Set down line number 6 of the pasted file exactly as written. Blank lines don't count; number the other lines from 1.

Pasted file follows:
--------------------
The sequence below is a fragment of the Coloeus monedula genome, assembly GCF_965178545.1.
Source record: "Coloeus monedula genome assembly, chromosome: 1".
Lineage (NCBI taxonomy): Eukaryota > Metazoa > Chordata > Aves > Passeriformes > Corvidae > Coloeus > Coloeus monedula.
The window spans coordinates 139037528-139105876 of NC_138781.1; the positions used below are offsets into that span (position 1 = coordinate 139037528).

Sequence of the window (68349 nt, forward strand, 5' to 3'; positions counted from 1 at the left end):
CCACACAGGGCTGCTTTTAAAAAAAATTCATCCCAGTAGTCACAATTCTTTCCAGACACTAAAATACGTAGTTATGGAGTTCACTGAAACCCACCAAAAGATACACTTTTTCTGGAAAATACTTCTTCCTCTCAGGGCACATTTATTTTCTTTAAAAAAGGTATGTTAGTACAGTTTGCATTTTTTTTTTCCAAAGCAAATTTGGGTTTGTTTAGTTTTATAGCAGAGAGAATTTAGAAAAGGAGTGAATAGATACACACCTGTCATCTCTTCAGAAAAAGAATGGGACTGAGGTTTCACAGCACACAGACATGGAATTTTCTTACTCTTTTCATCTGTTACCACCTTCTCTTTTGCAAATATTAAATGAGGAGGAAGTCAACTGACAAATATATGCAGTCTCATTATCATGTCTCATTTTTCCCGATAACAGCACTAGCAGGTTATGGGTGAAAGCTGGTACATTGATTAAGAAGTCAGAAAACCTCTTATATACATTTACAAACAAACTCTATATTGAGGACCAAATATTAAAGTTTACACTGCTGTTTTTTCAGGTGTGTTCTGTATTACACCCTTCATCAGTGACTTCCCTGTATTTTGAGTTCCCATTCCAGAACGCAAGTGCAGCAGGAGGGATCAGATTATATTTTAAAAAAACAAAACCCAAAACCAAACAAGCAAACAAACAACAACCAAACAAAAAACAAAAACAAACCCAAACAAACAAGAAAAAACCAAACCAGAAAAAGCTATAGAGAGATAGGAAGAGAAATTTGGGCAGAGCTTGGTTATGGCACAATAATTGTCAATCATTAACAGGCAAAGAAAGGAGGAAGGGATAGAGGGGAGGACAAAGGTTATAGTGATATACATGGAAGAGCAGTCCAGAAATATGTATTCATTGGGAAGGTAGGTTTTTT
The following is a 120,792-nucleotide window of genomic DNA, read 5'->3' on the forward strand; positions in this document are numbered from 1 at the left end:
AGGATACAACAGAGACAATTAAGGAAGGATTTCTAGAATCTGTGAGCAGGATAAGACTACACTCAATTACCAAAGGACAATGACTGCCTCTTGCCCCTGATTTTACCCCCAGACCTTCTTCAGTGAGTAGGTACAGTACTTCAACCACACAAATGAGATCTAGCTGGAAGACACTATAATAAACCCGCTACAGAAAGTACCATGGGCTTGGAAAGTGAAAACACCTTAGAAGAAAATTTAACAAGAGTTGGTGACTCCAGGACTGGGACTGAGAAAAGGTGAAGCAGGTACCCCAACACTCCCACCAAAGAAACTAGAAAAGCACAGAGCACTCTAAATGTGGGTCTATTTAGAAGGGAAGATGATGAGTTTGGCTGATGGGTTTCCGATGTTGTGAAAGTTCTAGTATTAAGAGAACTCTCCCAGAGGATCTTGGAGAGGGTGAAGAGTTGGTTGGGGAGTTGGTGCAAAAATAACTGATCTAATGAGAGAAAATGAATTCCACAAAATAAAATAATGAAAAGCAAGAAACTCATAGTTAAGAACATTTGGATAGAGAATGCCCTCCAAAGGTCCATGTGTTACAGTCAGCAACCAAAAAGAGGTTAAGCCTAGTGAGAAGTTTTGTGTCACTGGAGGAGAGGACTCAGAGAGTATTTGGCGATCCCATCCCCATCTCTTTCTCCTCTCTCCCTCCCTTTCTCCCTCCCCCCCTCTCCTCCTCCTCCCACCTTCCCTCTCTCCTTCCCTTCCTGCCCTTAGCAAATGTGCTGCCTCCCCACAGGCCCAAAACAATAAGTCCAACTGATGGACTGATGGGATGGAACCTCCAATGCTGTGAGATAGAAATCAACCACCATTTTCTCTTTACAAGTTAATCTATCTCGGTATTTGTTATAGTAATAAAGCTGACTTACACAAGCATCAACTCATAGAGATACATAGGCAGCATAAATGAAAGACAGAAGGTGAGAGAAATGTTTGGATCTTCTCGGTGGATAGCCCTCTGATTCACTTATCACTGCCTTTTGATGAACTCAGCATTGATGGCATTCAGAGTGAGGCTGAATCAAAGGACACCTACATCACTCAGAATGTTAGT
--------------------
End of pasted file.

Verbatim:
CCACACAGGGCTGCTTTTAAAAAAAATTCATCCCAGTAGTCACAATTCTTTCCAGACACTAAAATACGTAGTTATGGAGTTCACTGAAACCCACCAAAAGATACACTTTTTCTGGAAAATACTTCTTCCTCTCAGGGCACATTTATTTTCTTTAAAAAAGGTATGTTAGTACAGTTTGCATTTTTTTTTTCCAAAGCAAATTTGGGTTTGTTTAGTTTTATAGCAGAGAGAATTTAGAAAAGGAGTGAATAGATACACACCTGTCATCTCTTCAGAAAAAGAATGGGACTGAGGTTTCACAGCACACAGACATGGAATTTTCTTACTCTTTTCATCTGTTACCACCTTCTCTTTTGCAAATATTAAATGAGGAGGAAGTCAACTGACAAATATATGCAGTCTCATTATCATGTCTCATTTTTCCCGATAACAGCACTAGCAGGTTATGGGTGAAAGCTGGTACATTGATTAAGAAGTCAGAAAACCTCTTATATACATTTACAAACAAACTCTATATTGAGGACCAAATATTAAAGTTTACACTGCTGTTTTTTCAGGTGTGTTCTGTATTACACCCTTCATCAGTGACTTCCCTGTATTTTGAGTTCCCATTCCAGAACGCAAGTGCAGCAGGAGGGATCAGATTATATTTTAAAAAAACAAAACCCAAAACCAAACAAGCAAACAAACAACAACCAAACAAAAAACAAAAACAAACCCAAACAAACAAGAAAAAACCAAACCAGAAAAAGCTATAGAGAGATAGGAAGAGAAATTTGGGCAGAGCTTGGTTATGGCACAATAATTGTCAATCATTAACAGGCAAAGAAAGGAGGAAGGGATAGAGGGGAGGACAAAGGTTATAGTGATATACATGGAAGAGCAGTCCAGAAATATGTATTCATTGGGAAGGTAGGTTTTTT